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India@100: To One-Fifth Of Humanity

In 30 years, India’s population will be around 1.7 billion and its needs much bigger

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India just celebrated 70 years of independence. The most remarkable thing about this milestone is that it survives, nay flourishes, as one nation. When the United States was roughly eighty years old, it was in the throes of a civil war that almost tore the country into two. President Lincoln had to wage an unpleasant war against his own people. Many newly independent nations after the second world war broke up into smaller bits. The Soviet Union itself is now 10 separate nations. The fissiparous tendency can arise on any dimension, for example, due to language and regionalism. But Indians seem to have a special skill in maintaining their subnational (linguistic) identity along with the national one. One can be a proud Marathi and a proud Indian, and there’s no dissonance. The world’s largest, and possibly the most diverse democracy is healthy and robust, and entering its eighth decade. Thank you, world!

What will India look like when it is 100? That milestone birthday is not so far into the future, so we can make a reasonable forecast of what’s in store. For starters, our population will be around 1.7 billion, making us almost one fifth of humanity. Since almost two-third Indians are below the age of 35, most of them will be alive to celebrate the century of independence. Secondly, our economy will be at least eight times bigger, and per-capita incomes five times of today. This will have great implications on consumption, savings, investment and tax collection. The dependency ratio (working to retired people) will still be favourable for the economy, and the problems of an ageing society would not be so acute. Of course, many southern states would possibly be below zero population growth rate. The financial sector would have expanded much faster than GDP. The deepening of finance, hastened by digitalisation, will see increased savings, shift from physical to financial savings, and much greater participation in capital markets. The value of financial assets will probably exceed physical assets, and the Sensex might have crossed 100k.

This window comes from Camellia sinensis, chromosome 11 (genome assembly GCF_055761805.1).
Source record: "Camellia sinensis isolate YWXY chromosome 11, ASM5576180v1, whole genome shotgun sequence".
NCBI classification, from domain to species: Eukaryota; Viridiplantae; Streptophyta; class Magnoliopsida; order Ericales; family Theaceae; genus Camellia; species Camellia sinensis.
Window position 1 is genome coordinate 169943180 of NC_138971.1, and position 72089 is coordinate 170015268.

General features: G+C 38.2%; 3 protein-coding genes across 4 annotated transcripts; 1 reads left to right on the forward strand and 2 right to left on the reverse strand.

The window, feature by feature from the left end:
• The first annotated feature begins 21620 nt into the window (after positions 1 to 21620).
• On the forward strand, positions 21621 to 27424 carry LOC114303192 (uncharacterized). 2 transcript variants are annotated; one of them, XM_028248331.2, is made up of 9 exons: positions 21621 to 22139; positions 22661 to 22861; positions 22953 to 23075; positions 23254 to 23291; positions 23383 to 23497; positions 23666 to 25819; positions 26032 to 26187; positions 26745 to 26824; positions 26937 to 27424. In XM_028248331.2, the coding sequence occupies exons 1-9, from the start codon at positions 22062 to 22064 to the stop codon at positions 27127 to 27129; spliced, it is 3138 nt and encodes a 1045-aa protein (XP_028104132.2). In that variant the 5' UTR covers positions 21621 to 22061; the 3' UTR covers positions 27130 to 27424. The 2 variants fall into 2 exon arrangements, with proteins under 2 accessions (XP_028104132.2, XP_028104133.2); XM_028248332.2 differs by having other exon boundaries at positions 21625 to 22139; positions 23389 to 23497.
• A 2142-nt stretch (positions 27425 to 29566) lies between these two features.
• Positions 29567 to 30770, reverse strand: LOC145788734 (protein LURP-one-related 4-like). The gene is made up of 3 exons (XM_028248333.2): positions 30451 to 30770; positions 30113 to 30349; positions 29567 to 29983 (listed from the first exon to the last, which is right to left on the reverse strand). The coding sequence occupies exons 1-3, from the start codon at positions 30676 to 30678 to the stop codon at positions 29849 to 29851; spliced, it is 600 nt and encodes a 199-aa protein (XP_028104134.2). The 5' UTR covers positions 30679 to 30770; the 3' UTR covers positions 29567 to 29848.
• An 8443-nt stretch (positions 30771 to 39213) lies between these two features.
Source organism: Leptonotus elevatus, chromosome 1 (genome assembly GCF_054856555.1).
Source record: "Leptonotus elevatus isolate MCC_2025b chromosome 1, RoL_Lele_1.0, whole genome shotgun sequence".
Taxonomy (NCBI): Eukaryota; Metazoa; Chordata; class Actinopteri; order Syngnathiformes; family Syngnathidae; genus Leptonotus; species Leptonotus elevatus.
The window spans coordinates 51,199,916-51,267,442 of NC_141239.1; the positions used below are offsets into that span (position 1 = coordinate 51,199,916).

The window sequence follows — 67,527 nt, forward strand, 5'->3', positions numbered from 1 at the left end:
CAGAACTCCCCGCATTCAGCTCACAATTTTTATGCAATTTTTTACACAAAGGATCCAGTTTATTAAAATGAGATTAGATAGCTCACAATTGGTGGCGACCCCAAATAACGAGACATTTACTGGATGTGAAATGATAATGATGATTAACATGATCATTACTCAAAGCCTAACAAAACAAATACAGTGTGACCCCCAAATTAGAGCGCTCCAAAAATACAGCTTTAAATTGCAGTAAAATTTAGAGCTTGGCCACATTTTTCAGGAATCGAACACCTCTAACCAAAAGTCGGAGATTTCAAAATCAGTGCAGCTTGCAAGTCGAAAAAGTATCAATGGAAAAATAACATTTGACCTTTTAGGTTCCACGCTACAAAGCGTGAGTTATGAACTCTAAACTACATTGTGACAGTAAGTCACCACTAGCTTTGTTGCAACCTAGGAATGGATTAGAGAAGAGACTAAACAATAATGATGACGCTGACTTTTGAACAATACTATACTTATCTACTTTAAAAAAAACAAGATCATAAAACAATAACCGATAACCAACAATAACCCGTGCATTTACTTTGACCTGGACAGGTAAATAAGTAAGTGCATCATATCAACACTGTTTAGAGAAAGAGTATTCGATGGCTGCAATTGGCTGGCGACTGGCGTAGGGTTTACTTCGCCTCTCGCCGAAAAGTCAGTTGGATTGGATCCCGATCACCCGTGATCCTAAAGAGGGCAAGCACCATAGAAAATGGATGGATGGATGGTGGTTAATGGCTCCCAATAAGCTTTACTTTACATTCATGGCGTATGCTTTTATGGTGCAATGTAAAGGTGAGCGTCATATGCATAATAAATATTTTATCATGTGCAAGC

The number of states in India could go up to 40 as larger states break up. This is for ease of administration and governance. There will be around 100 cities and urban agglomerations with populations greater than 1 million. Most cities will be run by a directly elected mayor, a much stronger form of governance. The main source of revenue for the cities will be property taxes. They will all be converting their garbage to electricity. The national share of renewable energy could be as high as 25 per cent. Electric vehicles may be more than 10 per cent, and use of battery-assisted bicycles would be widespread.

Most Indians will be on 5G, and most villages will have functioning fiber optic link. There will be almost 1,000 airports (big, small, tiny) and annual passenger air traffic will be more than 2 billion (including domestic and international). Food production will exceed 2 billion tonnes in aggregate. But food imports will be imperative.

Can we now do some more wild, but wishful speculation? For a nation of 1.7 billion people, we will need much larger legislatures. Parliament will have more than 2,000 representatives and women will have one-third representation. India will have produced two dozen Nobel Prize winners, and four Indian universities will figure in the top twenty in the world. The official poverty rate would have fallen below 5 per cent. The tiger census would report a count of 10,000. The agro-processing industry would be booming. Inbound tourism will be 50 million. Super-fast trains will connect the six mega cities, and waterways including coastal transport would rule the roost. Here’s looking forward to India at 100. Cheers! 

The author is chief economist at Aditya Birla Group

Disclaimer: The views expressed in the article above are those of the authors' and do not necessarily represent or reflect the views of this publishing house. Unless otherwise noted, the author is writing in his/her personal capacity. They are not intended and should not be thought to represent official ideas, attitudes, or policies of any agency or institution.

Ajit Ranade

The author is chief economist at Aditya Birla Group

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